The visit of officer Stefan Pawlikowski at 302 Squadron at RAF Kenley. From the right: commander of 302 Squadron Major Piotr Łaguna, Lieutenant Jan Wydrowski, Sergeant Jan Załuski, Officer Stefan Pawlikowski, Sergeant Eugeniusz Nowakiewicz, Sergeant Bronisław Malinowski, Sergeant Antoni Łysek, squadron’s paramedic Sergeant and Adjutant Captain Łukaszewicz.
Very rare and valued guest from Poland, a fellow pilot, who arrived with detour to his colleagues of Squadron 302. From the right: officers Włodzimierz Karwowski and Stanisław Łapka, Captain Tadeusz Czerwiński, Reserve Officer Engineer Bronisław Bernaś, Officer Jan Maliński, guest from Poland and Captain Łukaszewicz. Officers' mess at RAF Kenley, April 1941.
Officers' mess at RAF Kenley, Easter 1941. Pilots of Squadron 302 focused listen to the Commander Major Piotr Łaguna. From the right: Officers Stanisław Chałupa, Marceli Neyder, Zbigniew Wróblewski, from side Jan Maliński, deep inside Władysław Gnyś, Ryszard Narucki, in armchair Stanisław Łapka, from side, always avoiding photos, doctor of the Squadron, Dr. Stanisław Pokrzywnicki.
Pilots of Squadron 302, Sergeants A. Łysek and M. Nowakiewicz and maintenance staff of Hurricanes; mechanics, gunsmiths, radio technician. Kneeling on the left Senior Sergeant Bolesław Psujek, second on the right (standing) telephonist and signaller of the squadron, an Englishman. He gave the signal to start with the rocket. RAF Kenley, May 1941.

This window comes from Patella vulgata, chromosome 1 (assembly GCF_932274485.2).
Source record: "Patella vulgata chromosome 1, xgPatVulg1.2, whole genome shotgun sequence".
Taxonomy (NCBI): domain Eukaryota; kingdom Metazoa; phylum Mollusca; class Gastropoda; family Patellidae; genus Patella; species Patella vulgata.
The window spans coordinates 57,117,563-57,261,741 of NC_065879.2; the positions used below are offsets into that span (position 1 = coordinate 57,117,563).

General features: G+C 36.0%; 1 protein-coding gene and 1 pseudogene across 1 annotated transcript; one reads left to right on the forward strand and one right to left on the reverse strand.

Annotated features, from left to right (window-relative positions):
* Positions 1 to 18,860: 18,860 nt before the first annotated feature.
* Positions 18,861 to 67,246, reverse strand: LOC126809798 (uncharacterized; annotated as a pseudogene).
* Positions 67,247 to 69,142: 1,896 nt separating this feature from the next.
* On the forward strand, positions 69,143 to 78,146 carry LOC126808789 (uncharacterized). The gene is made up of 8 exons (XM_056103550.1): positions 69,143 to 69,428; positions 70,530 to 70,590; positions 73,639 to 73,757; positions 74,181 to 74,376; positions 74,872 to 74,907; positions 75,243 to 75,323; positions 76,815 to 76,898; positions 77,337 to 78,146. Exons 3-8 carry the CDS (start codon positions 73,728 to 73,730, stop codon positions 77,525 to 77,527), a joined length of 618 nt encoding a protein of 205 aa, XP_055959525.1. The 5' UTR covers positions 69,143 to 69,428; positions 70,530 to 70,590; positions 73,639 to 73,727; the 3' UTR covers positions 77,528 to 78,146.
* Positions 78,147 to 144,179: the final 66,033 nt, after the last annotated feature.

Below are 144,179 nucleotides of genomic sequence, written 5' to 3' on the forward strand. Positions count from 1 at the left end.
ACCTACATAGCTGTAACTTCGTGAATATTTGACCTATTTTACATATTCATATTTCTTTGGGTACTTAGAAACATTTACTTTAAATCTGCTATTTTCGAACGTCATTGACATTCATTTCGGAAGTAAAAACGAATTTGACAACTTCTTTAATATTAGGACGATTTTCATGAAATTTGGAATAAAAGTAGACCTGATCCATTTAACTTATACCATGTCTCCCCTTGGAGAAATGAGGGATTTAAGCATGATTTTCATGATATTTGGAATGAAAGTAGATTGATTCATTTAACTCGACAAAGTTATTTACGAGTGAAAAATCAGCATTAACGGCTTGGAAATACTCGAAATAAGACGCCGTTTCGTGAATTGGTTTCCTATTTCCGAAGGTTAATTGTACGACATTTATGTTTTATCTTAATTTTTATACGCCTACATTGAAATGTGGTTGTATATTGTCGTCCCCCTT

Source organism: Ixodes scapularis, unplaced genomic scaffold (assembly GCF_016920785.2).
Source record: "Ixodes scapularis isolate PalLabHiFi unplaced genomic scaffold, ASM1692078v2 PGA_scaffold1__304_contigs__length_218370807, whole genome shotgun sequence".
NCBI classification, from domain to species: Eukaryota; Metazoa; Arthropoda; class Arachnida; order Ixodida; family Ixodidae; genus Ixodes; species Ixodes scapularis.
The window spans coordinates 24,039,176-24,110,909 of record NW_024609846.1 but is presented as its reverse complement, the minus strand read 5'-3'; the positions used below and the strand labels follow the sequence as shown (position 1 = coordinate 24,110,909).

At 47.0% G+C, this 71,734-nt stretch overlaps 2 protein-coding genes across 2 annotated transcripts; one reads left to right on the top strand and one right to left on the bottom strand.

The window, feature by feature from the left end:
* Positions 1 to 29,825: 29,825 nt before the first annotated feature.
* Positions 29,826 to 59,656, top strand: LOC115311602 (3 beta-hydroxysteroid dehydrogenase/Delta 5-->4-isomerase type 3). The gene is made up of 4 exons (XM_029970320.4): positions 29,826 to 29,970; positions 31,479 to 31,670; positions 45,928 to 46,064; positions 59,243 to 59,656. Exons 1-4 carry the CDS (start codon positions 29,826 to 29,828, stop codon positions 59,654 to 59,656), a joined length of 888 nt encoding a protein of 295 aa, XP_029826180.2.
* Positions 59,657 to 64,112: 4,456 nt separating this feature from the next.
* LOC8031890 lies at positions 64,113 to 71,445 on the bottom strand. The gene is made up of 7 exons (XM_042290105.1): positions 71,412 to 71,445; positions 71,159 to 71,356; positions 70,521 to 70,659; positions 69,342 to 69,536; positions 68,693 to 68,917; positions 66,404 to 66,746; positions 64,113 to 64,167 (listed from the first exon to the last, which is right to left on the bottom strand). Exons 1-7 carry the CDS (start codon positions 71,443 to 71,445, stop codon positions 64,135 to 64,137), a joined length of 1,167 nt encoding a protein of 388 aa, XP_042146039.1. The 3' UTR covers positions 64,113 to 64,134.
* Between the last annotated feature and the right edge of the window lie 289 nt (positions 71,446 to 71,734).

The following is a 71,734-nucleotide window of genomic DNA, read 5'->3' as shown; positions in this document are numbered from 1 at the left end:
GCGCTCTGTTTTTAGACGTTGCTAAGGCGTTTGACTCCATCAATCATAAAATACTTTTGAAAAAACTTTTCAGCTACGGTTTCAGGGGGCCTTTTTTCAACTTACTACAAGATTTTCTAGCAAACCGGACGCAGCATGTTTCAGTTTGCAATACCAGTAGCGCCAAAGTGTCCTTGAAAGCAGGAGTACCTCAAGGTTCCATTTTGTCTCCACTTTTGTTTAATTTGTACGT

The photos above come from Jan Jokiel’s book “Participation of Poles in the Battle of Britain: a photo album with commentaries of the participants” (original title: “Udział Polaków w bitwie o Anglię: album fotografii uczestników z komentarzem”, Warszawa 1972). The author wrote there: “I share with the readers a part of the photos that were made during the Battle of Britain or directly after it, and those that I was able to gather. I hope they will forgive me their technical and artistic level, but will appreciate their uniqueness”.
Jan Jokiel was born in Lodz, Poland on 28 July 1906. After the outbreak of the World War II he fled the country to join the army. As an air force Major (V. M.) and intelligence officer he served in 302 Squadron, which was stationed at various English airfields, including Kenley. He was also interested in photography and owned a good camera which he used to capture the everyday life of his colleagues. In 1942-44 he returned to Poland to work as an intelligence agent. After the war he settled in Sopot and became a specialist in the fishing industry. He died on 10 June 1996.